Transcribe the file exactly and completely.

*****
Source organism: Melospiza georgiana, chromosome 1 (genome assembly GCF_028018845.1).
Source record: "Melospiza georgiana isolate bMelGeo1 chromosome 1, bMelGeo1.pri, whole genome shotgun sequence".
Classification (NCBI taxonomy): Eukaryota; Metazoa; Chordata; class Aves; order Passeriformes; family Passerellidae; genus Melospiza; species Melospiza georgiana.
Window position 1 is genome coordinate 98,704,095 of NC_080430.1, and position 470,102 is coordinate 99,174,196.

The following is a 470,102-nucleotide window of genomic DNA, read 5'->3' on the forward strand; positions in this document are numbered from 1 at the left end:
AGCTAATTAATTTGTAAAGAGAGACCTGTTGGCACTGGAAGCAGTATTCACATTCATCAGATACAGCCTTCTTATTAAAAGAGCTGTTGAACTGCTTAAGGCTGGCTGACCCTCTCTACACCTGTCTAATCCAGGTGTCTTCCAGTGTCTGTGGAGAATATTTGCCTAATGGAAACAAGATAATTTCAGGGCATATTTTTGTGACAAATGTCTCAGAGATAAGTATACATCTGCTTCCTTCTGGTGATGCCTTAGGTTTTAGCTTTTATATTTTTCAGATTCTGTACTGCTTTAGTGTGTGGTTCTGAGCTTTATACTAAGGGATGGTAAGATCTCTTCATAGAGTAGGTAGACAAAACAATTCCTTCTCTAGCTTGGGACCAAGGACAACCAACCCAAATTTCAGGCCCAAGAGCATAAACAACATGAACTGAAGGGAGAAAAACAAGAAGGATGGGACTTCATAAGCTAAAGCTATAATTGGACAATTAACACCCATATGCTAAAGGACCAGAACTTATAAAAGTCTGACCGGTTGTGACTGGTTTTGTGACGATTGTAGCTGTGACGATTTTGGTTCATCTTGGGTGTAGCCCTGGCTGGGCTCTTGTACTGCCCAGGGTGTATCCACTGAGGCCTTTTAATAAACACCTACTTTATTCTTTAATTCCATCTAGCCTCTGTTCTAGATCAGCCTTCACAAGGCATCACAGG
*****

Source organism: Melospiza georgiana, chromosome 1 (genome assembly GCF_028018845.1).
Source record: "Melospiza georgiana isolate bMelGeo1 chromosome 1, bMelGeo1.pri, whole genome shotgun sequence".
Classification (NCBI taxonomy): Eukaryota; Metazoa; Chordata; class Aves; order Passeriformes; family Passerellidae; genus Melospiza; species Melospiza georgiana.
Window position 1 is genome coordinate 98,704,095 of NC_080430.1, and position 470,102 is coordinate 99,174,196.

The following is a 470,102-nucleotide window of genomic DNA, read 5'->3' on the forward strand; positions in this document are numbered from 1 at the left end:
AGCTAATTAATTTGTAAAGAGAGACCTGTTGGCACTGGAAGCAGTATTCACATTCATCAGATACAGCCTTCTTATTAAAAGAGCTGTTGAACTGCTTAAGGCTGGCTGACCCTCTCTACACCTGTCTAATCCAGGTGTCTTCCAGTGTCTGTGGAGAATATTTGCCTAATGGAAACAAGATAATTTCAGGGCATATTTTTGTGACAAATGTCTCAGAGATAAGTATACATCTGCTTCCTTCTGGTGATGCCTTAGGTTTTAGCTTTTATATTTTTCAGATTCTGTACTGCTTTAGTGTGTGGTTCTGAGCTTTATACTAAGGGATGGTAAGATCTCTTCATAGAGTAGGTAGACAAAACAATTCCTTCTCTAGCTTGGGACCAAGGACAACCAACCCAAATTTCAGGCCCAAGAGCATAAACAACATGAACTGAAGGGAGAAAAACAAGAAGGATGGGACTTCATAAGCTAAAGCTATAATTGGACAATTAACACCCATATGCTAAAGGACCAGAACTTATAAAAGTCTGACCGGTTGTGACTGGTTTTGTGACGATTGTAGCTGTGACGATTTTGGTTCATCTTGGGTGTAGCCCTGGCTGGGCTCTTGTACTGCCCAGGGTGTATCCACTGAGGCCTTTTAATAAACACCTACTTTATTCTTTAATTCCATCTAGCCTCTGTTCTAGATCAGCCTTCACAAGGCATCACAGG